An enlightening guide to switches and outlets

My wife and I decided on the colors to repaint our house without drama but a disagreement arose over the covers for the wall switches and outlets. I would prefer the same color as the walls, to make them as unobtrusive as possible. My wife wants something that stands out. Please could you offer some advice?

Recently I wrote about how good fixtures and fittings can make a real difference to a property. Let’s continue with that theme this week, leaving the big ideas aside — paint colors and wallpaper and furniture — and considering the little things.

There are items in a home that, however small, should be given special attention – and not just at the end of a decorating project. While they may leave some readers cold, for me, light switches and electrical outlets fall into this category.

I prefer sleek brass or characterful ceramic light switches and – getting technical – more often than not I like a slider switch (a short, pivoting lever ending in a rounded button) rather than a toggle on springs.

Founded in 1987, London-based Forbes & Lomax claims to have “always approached the electrical accessories market from an aesthetic point of view”. When the company was founded, the elegant glass, nickel and brass switches of the 1930s were no longer available. Although I’m not a huge fan of the transparent backplate switches the company is known for, I like its smarts. unvarnished brass and nickel ranges. An unlacquered finish will only gain character over time.

An unlacquered brass roller switch, by Forbes & Lomax

A new discovery for me is JUNG. Founded by Albrecht Jung in 1912, the German company develops aesthetic and user-friendly appliances for the home and has partnered with big names in design. classic sound LS 990 The light switch is available in a variety of colors from a palette developed by Le Corbusier – a set was released in 1931 and another range of more impactful colors in 1959.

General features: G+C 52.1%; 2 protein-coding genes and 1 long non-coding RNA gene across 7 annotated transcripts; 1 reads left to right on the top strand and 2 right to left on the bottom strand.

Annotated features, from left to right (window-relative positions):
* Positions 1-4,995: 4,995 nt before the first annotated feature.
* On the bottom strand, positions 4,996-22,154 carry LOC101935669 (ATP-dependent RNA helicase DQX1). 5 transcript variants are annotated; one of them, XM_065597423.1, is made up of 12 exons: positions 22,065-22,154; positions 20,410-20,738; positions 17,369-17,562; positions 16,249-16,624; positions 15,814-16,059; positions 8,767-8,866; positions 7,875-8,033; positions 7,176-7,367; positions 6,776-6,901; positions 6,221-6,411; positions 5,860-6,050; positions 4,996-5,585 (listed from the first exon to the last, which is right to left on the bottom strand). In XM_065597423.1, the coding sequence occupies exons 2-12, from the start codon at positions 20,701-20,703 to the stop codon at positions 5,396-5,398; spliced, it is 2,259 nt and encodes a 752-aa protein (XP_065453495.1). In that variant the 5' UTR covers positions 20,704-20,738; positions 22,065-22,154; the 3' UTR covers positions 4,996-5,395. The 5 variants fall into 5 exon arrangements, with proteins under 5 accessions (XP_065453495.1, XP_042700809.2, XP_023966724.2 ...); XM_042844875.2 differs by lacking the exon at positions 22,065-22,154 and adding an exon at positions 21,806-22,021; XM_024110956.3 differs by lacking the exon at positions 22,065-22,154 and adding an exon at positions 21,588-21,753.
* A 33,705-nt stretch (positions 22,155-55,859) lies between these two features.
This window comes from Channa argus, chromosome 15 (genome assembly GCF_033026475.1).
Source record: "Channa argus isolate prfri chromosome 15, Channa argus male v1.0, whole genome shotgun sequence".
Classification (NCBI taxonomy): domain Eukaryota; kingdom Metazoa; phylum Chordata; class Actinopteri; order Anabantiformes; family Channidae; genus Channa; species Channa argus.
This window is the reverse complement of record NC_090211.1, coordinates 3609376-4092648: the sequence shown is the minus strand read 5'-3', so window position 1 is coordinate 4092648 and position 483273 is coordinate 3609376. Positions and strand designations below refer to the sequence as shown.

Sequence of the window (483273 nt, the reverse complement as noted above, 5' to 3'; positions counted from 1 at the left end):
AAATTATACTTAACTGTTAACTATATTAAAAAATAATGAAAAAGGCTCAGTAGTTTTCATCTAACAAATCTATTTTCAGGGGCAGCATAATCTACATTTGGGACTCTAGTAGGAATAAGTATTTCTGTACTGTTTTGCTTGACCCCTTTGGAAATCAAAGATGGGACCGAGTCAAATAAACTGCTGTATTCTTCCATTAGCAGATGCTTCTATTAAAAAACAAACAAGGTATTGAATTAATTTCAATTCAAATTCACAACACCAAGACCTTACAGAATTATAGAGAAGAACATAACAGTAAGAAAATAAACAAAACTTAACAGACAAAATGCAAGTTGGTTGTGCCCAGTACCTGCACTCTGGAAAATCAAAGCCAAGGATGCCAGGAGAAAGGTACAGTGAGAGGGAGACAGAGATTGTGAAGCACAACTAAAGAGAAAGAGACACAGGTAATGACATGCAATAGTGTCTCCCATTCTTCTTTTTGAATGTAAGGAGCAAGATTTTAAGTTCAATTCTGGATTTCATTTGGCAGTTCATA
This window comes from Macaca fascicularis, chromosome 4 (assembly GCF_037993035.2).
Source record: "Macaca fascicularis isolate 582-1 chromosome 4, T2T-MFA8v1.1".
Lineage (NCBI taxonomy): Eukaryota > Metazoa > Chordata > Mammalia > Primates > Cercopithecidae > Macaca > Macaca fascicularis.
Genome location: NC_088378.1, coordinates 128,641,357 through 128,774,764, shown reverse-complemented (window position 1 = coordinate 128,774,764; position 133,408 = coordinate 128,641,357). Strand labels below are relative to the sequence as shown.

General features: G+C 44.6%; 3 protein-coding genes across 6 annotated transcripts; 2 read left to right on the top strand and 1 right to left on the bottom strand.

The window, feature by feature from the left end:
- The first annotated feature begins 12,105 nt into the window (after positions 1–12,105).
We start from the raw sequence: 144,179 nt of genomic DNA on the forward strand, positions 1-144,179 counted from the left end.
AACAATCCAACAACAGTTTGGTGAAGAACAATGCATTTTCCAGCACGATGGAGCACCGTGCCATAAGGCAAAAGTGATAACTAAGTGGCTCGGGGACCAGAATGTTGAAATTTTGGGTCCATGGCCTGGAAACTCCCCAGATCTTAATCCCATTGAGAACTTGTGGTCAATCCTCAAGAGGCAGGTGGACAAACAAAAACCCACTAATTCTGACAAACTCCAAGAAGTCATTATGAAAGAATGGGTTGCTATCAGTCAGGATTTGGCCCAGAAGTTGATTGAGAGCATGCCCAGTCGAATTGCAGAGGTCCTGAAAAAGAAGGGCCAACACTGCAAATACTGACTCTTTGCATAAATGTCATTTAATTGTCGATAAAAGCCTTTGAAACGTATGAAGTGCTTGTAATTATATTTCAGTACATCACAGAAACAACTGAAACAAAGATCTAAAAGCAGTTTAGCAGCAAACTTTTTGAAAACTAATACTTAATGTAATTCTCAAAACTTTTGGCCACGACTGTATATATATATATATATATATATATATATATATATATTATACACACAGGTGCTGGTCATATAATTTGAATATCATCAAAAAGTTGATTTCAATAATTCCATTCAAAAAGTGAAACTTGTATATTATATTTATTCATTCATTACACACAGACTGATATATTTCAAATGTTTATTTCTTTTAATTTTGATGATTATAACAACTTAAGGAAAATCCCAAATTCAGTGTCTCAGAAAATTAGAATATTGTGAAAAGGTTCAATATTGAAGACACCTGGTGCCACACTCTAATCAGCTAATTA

I can’t say that when I started researching this column I expected to feel so strongly about a light switch, but I’m really in love with the LS 990 and its lightly line combination. rounded and brilliantly bold hues. It’s not the switch for every room or every home, but in the right context – a kitchen, say, with 1960s-style cabinetry and linoleum flooring – it would be wonderful.

As for the electrical outlets, I like the idea of ​​painting them to match the color of the wall, but I suggest powder coating for a smoother, more durable finish. It is possible to purchase powder coated sockets as well as have them custom painted. TLC Electrical Supplies sells British made epoxy coated steel versions in a good selection of colors including a attractive apple green.

An apple green double electrical socket with white details

Beryl Green socket from TLC, from its Rainbow range, in epoxy coated steel © Hugh Threlfall

A classic brass socket is never a bad thing. I suggest investigating Corston Architectural Detail, a Wiltshire-based company that manufactures, among other things, beautiful brass sockets with black and white inserts and matching switches.

I’m also a fan of Roo, the range of porcelain switches and sockets by designer Katy Paty. These have a pleasantly old-fashioned, chunky look, and the range includes a variety of options, including rotary and rocker switches, electrical and TV sockets. Also, as with JUNG switches, many delightful colors are available. I have my eye on Nitor Lutea – a proper sunflower yellow.

A round shiny sunflower yellow porcelain switch

Katy Paty’s Roo switch in Nitor Lutea, “a real sunflower yellow”

Now, I like the idea of ​​a colored switch, but I’m also mostly Bakelite. Online retailer Switch sells a charming switch version. It is also possible to obtain authentic vintage versions. Check out websites such as Art Deco storewhich asserts that “no light switch made today has the look and feel of a genuine bakelite switch that has been professionally and carefully restored”.

A very good one stop shop for functional household goods, hardware and lighting in the UK is Dyke & Dean. It sells a range of switches made near Barcelona by a family business that has been making switches, sockets and hardware since 1955. I like its rounded black and white ceramic switches a lot.

I must conclude by saying that the plain white sockets don’t particularly offend me (we have them in our rental cabin), and certainly much less so than the white plastic switches. However, it is easy to do much better. Go for color or invest in good materials. After all, the tactile parts of the home that we interact with on a daily basis should feel great to use.

If you have a question for Luke about design and stylish living, email him at [email protected]. Follow him on Instagram @lukeedwardhall

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